Last year, Puzder displayed his silent dog whistle messaging skills in The Wall Street Journal. After describing how his Hardee’s brand got old and stale, he segued into how the Republicans needed a brand makeover, too:

...Gay rights is another issue in which Republicans risk alienating potential conservative voters, particularly younger ones. It is reasonable to believe that the states and the people should determine what constitutes marriage, not five justices. But the Supreme Court ruled last month in Obergefell v. Hodges—and it’s over.

There has been talk of a constitutional amendment to overturn the decision, and candidates should drop it. That would require a two-thirds vote in both houses of Congress and ratification by 38 of the states. The chances of that happening are nil. More than 35 states had already legalized same-sex marriage before Obergefell, and Pew Research found in June that 57% of Americans and 73% of millennials favored it. It’s counterproductive for Republicans to look like social Neanderthals to a majority of Americans and a supermajority of young voters. There are better issues for the GOP—religious liberty, for instance.

Of course, as we have seen, again, with HB2, which succeeded a religious freedom bill that died at the finish line of the 2015 session, that “religious freedom” and “LGBT discrimination” are two sides of the same coin. Equality NC executive Chris Sgro explained in a 2015 article:

First thing on the opening day of the N.C. General Assembly’s 2015 session, Rep. Paul “Skip” Stam announced that he would host a legislative briefing on “religious freedom” on Jan. 28.

When Stam, a Wake County Republican, uttered the words “religious freedom,” he was referencing patently discriminatory legislation suggested in 2014 by N.C. Senate leader Phil Berger that would allow magistrates and other state employees to deny same-sex couples marriage licenses for religious reasons.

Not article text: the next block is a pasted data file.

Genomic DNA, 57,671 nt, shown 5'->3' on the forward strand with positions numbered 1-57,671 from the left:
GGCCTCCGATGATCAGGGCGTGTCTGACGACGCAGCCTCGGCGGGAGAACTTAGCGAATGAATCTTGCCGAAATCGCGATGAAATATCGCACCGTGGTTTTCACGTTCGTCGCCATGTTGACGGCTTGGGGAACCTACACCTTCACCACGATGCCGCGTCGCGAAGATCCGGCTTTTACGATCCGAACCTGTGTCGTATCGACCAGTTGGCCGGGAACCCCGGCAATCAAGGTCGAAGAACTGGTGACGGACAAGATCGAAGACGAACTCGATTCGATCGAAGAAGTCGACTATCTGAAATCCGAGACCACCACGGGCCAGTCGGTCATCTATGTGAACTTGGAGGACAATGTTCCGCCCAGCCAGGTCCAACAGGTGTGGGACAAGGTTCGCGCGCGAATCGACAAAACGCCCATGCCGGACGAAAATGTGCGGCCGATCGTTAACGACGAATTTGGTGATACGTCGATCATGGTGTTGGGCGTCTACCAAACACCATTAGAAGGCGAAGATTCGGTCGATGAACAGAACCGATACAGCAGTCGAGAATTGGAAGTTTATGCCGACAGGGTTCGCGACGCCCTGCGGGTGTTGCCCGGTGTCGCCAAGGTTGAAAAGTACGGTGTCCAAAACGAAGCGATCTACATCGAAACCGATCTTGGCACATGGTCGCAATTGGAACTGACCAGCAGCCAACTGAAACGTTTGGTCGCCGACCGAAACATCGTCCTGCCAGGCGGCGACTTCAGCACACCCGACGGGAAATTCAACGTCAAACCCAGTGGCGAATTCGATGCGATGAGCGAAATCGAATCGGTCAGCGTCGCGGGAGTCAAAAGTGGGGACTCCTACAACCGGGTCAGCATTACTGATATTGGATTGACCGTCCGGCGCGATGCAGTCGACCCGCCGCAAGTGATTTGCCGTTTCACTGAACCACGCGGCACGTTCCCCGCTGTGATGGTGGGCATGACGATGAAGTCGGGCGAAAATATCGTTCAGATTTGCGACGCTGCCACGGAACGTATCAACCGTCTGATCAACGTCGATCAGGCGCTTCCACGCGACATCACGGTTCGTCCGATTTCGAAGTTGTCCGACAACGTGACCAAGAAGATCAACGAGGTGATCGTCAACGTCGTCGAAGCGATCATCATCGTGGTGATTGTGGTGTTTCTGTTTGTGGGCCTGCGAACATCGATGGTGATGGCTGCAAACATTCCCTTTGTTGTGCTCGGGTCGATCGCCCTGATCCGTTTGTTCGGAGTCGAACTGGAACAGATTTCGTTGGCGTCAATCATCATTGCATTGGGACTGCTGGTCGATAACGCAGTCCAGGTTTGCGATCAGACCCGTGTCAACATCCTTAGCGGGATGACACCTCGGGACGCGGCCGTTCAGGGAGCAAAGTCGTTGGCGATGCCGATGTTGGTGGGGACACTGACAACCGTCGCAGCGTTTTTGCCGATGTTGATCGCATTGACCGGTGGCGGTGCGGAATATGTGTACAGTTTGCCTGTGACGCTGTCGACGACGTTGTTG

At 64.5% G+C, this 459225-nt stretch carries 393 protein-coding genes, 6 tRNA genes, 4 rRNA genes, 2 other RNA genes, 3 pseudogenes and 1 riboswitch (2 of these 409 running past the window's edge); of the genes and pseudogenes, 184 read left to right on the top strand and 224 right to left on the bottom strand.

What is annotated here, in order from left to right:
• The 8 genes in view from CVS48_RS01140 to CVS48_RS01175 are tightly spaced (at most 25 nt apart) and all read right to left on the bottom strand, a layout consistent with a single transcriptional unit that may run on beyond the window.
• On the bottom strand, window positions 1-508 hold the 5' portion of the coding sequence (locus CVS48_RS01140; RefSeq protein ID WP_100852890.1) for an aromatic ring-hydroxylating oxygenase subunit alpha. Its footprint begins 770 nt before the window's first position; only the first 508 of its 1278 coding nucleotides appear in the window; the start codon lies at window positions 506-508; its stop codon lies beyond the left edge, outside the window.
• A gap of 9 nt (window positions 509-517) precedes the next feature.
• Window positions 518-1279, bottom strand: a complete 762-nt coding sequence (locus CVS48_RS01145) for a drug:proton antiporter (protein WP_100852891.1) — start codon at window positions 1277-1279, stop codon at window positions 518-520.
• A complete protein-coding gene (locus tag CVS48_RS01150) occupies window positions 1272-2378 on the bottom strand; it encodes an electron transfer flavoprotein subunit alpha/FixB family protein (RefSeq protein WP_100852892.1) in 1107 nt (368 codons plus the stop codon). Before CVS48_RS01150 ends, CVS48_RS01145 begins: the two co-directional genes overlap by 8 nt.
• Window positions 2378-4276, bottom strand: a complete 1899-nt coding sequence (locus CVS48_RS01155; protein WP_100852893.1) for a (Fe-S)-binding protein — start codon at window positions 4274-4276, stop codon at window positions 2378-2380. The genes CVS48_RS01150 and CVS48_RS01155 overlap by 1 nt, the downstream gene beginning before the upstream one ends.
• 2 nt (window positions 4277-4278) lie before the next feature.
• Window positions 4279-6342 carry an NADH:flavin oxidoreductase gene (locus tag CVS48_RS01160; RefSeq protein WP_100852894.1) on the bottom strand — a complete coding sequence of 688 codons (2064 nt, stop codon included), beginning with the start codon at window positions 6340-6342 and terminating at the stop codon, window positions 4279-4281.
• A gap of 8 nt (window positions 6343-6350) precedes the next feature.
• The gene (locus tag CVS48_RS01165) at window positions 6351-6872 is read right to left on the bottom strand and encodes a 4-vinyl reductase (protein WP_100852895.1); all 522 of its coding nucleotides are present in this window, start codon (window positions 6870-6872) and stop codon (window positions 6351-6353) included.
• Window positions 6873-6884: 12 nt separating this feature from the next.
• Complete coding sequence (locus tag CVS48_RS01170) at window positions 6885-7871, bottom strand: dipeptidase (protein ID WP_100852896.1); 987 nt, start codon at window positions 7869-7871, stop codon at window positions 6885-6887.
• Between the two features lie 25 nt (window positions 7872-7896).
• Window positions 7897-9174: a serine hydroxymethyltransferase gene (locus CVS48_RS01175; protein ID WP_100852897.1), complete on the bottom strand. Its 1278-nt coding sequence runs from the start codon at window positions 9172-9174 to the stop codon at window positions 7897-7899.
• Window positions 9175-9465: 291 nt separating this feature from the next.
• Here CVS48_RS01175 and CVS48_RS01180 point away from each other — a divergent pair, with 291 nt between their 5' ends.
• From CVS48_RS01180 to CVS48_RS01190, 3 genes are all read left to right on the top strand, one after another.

Stam recently railed against a bipartisan bill that would have protected gay and transgender children in charter schools, so his acting as the mouthpiece for this announcement was not surprising.

Pudzer is a smart marketer. He believes that, just as the Republicans of North Carolina headlined their broadbrush HB2 law with fear and loathing of transgender people most Tar Heels have never met nor thought about, religious freedom is the buzz word for legalizing all sort of discrimination. LGBT Americans will just be one example out of many.

It’s not a matter of changing who you despise, just one of despising them with a smile.

Much hand-wringing has attended the announcement of each high-level staff and cabinet appointment of the new president in the LGBT community. It is wasted energy. The President is a nominal Republican bolstering his base among party faithful who could give the French Revolution Jacobins a run for their radicalism.

They’re Republicans. The two strongest ties keeping the party’s zanies and mountebanks together are their loathing of abortion and gays.

In Conan Doyle’s Sherlock Holmes adventure, “Silver Blaze,” Scotland Yard’s inspector Gregson quizzed Holmes about the crime scene:

"Is there any other point to which you would wish to draw my attention?" 
Holmes: "To the curious incident of the dog in the night-time."  
Gregory: "The dog did nothing in the night-time." 
Holmes: "That was the curious incident."

Thus the Trump administration. The curious incident will if someone who isn’t rabidly anti-gay wins a seat near the throne.